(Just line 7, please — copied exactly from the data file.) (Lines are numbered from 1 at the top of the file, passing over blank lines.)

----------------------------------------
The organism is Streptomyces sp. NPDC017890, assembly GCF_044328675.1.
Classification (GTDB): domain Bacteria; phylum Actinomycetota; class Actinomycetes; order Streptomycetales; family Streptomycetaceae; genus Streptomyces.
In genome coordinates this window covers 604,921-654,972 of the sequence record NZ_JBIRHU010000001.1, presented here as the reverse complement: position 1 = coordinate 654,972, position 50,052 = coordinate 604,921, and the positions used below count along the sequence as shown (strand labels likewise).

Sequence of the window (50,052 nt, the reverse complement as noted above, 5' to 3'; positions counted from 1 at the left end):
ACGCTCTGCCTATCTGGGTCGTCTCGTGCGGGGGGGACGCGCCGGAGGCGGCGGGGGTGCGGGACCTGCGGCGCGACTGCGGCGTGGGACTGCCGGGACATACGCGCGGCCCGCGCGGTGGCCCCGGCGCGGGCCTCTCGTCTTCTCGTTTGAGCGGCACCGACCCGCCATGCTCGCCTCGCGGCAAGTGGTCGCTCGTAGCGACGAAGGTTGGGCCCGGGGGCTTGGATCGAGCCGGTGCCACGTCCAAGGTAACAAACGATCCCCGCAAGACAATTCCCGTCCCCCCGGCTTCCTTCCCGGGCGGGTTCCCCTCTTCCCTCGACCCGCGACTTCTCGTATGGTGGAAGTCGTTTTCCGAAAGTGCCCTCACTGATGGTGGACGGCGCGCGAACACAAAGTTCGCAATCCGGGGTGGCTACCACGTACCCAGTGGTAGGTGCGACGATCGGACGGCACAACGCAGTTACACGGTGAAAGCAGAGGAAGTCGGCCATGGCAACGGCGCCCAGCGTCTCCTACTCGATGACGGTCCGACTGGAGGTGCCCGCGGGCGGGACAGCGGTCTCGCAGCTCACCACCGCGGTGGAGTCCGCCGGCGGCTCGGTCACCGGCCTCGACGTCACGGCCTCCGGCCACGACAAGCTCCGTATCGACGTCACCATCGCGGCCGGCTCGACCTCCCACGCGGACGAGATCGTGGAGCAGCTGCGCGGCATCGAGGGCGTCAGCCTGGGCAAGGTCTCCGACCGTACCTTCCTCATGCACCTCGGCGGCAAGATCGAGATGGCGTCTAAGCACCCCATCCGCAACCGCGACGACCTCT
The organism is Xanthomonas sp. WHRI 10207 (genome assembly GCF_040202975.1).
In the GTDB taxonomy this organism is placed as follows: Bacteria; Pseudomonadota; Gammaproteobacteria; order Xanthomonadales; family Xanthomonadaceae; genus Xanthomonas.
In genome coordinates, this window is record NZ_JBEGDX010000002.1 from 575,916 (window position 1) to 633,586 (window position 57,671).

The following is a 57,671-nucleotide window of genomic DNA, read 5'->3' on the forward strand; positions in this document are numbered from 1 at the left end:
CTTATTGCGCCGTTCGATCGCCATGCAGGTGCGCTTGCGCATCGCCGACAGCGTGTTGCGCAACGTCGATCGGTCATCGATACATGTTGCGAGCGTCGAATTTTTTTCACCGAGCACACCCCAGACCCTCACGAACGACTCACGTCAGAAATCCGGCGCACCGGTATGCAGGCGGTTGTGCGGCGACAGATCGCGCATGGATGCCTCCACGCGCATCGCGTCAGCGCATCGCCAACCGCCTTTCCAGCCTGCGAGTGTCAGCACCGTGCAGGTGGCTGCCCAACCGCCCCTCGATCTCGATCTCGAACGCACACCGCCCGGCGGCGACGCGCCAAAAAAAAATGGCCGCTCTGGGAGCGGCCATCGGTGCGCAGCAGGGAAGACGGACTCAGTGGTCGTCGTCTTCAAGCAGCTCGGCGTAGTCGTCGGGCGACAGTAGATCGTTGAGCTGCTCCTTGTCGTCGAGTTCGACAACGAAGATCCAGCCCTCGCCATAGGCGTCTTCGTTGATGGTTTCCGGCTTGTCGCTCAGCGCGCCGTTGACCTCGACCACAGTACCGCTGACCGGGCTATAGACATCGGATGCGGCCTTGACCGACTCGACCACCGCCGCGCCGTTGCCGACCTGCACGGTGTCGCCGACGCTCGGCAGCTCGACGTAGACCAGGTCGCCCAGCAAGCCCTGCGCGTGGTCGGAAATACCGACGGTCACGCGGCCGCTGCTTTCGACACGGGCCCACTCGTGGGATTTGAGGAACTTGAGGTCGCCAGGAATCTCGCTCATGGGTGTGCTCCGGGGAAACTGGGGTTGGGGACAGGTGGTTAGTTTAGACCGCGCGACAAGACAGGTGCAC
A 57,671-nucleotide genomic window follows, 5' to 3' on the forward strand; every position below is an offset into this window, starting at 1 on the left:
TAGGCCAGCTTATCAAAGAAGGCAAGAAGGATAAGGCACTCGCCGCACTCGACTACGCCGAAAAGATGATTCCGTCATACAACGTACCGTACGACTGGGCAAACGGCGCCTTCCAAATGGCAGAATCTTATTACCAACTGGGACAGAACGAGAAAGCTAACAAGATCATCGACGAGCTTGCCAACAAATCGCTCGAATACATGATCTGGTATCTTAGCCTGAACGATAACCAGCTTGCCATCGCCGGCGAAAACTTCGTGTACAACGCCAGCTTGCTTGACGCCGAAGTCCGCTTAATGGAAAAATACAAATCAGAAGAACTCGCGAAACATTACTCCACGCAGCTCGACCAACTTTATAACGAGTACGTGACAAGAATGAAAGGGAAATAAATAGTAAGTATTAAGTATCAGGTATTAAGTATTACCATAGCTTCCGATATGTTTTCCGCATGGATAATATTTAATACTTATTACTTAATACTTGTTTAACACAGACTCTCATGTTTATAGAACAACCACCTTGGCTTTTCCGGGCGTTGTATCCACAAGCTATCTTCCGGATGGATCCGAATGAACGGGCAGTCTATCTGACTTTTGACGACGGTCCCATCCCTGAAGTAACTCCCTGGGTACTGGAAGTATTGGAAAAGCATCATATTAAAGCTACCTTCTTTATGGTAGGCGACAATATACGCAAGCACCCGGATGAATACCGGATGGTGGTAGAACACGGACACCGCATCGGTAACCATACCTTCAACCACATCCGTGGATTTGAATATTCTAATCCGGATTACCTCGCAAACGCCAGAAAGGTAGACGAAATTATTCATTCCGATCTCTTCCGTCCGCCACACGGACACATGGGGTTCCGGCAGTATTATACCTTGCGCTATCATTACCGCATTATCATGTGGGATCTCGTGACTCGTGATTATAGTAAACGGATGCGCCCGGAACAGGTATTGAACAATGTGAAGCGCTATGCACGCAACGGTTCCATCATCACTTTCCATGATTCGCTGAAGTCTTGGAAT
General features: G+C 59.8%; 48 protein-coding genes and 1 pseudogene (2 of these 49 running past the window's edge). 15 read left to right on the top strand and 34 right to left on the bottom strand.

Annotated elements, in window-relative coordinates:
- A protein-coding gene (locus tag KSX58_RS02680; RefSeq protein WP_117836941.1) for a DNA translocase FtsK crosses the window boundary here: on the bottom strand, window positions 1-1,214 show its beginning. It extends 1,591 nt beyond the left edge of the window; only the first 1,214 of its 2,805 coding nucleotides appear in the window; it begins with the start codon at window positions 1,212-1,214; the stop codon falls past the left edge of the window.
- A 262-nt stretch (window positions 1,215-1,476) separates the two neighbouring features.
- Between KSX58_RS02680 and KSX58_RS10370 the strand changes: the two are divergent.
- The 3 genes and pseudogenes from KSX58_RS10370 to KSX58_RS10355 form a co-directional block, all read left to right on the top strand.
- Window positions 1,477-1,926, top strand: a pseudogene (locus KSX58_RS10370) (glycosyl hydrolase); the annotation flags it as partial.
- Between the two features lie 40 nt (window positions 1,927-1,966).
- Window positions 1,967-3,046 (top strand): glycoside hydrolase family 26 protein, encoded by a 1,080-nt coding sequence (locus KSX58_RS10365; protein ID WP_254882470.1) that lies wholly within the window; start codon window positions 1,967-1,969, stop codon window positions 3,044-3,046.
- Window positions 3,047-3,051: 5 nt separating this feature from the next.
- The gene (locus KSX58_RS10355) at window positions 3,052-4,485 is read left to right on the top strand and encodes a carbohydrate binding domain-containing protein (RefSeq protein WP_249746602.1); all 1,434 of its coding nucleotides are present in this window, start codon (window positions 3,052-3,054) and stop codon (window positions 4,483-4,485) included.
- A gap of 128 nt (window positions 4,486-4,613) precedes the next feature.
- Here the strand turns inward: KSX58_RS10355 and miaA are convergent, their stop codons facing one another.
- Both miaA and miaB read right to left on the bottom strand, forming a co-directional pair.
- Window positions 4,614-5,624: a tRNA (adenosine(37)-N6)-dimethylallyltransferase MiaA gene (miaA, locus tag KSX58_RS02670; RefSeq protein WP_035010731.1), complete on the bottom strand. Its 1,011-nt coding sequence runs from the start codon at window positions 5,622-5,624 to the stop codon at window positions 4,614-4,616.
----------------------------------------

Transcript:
In the GTDB taxonomy this organism is placed as follows: Bacteria; Pseudomonadota; Gammaproteobacteria; order Xanthomonadales; family Xanthomonadaceae; genus Xanthomonas.